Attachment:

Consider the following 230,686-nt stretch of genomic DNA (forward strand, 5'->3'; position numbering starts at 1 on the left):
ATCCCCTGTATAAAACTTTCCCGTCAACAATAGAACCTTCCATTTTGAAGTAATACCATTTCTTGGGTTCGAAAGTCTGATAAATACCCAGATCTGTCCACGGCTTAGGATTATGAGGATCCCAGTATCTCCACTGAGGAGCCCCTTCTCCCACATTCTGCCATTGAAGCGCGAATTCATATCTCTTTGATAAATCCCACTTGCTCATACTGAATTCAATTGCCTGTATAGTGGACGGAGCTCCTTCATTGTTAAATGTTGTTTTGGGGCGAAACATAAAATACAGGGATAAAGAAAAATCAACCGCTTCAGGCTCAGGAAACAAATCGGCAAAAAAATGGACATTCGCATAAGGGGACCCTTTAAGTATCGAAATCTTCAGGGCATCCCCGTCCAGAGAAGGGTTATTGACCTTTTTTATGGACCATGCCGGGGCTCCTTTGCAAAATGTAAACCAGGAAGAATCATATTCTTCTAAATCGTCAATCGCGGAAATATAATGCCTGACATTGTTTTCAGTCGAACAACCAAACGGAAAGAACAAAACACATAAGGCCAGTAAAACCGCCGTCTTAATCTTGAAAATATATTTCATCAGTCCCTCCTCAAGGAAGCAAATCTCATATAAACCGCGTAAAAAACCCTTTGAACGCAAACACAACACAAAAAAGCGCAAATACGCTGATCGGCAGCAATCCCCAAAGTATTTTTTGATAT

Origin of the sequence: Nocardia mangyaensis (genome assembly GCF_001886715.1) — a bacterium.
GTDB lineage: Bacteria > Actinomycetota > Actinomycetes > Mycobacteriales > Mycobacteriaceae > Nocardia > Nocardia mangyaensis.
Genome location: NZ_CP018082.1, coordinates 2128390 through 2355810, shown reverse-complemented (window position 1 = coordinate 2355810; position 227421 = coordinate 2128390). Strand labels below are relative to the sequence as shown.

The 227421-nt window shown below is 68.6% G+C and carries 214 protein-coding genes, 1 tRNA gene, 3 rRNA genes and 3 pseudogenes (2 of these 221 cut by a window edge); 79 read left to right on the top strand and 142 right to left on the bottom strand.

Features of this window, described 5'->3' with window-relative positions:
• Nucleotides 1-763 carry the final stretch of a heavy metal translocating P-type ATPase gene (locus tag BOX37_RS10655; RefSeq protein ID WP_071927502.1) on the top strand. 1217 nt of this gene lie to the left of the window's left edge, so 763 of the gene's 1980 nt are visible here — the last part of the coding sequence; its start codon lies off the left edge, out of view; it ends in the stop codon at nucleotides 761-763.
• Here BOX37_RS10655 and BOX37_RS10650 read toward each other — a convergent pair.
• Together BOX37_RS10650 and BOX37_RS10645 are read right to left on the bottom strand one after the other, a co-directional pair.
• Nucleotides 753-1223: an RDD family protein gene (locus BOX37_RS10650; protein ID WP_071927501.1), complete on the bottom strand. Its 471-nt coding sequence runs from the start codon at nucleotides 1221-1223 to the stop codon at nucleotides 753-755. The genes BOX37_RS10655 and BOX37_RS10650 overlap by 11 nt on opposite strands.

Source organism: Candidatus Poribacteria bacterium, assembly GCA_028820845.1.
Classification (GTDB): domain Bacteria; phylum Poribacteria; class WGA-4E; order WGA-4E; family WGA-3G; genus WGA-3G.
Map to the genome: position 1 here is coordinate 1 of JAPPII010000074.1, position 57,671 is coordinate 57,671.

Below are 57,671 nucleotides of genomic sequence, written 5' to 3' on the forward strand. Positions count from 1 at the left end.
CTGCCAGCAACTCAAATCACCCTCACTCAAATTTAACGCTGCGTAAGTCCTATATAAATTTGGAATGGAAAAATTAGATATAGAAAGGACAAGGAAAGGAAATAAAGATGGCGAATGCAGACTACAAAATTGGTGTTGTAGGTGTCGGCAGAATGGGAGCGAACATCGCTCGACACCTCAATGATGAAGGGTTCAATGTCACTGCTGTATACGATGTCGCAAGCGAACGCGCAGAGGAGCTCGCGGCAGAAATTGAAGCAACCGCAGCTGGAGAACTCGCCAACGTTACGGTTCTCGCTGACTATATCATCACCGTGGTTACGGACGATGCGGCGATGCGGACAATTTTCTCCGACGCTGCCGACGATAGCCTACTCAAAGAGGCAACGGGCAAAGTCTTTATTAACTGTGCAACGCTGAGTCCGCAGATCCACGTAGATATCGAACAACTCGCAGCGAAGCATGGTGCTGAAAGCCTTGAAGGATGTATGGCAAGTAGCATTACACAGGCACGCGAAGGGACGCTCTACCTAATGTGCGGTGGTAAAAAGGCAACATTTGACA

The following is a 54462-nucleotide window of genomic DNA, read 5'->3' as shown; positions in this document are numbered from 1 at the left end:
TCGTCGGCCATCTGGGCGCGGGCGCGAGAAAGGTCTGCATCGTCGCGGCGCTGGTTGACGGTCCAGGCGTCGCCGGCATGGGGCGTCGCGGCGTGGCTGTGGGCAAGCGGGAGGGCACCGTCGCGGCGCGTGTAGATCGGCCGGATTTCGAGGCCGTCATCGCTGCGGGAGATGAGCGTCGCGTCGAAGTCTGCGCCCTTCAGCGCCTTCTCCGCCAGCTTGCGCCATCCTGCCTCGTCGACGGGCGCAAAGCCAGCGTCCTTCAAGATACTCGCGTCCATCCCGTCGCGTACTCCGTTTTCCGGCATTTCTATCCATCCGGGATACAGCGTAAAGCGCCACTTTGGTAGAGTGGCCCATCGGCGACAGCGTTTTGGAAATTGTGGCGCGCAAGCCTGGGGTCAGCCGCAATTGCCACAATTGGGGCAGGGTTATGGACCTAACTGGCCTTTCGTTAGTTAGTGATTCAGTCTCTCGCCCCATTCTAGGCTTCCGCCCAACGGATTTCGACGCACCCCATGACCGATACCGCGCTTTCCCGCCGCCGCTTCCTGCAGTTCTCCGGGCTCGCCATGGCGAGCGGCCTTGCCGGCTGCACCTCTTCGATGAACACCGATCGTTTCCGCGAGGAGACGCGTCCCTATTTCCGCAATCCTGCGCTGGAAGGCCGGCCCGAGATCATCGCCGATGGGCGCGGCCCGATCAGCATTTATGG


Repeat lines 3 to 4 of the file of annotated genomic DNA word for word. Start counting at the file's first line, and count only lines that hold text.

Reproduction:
Origin of the sequence: Nocardia mangyaensis (genome assembly GCF_001886715.1) — a bacterium.
GTDB lineage: Bacteria > Actinomycetota > Actinomycetes > Mycobacteriales > Mycobacteriaceae > Nocardia > Nocardia mangyaensis.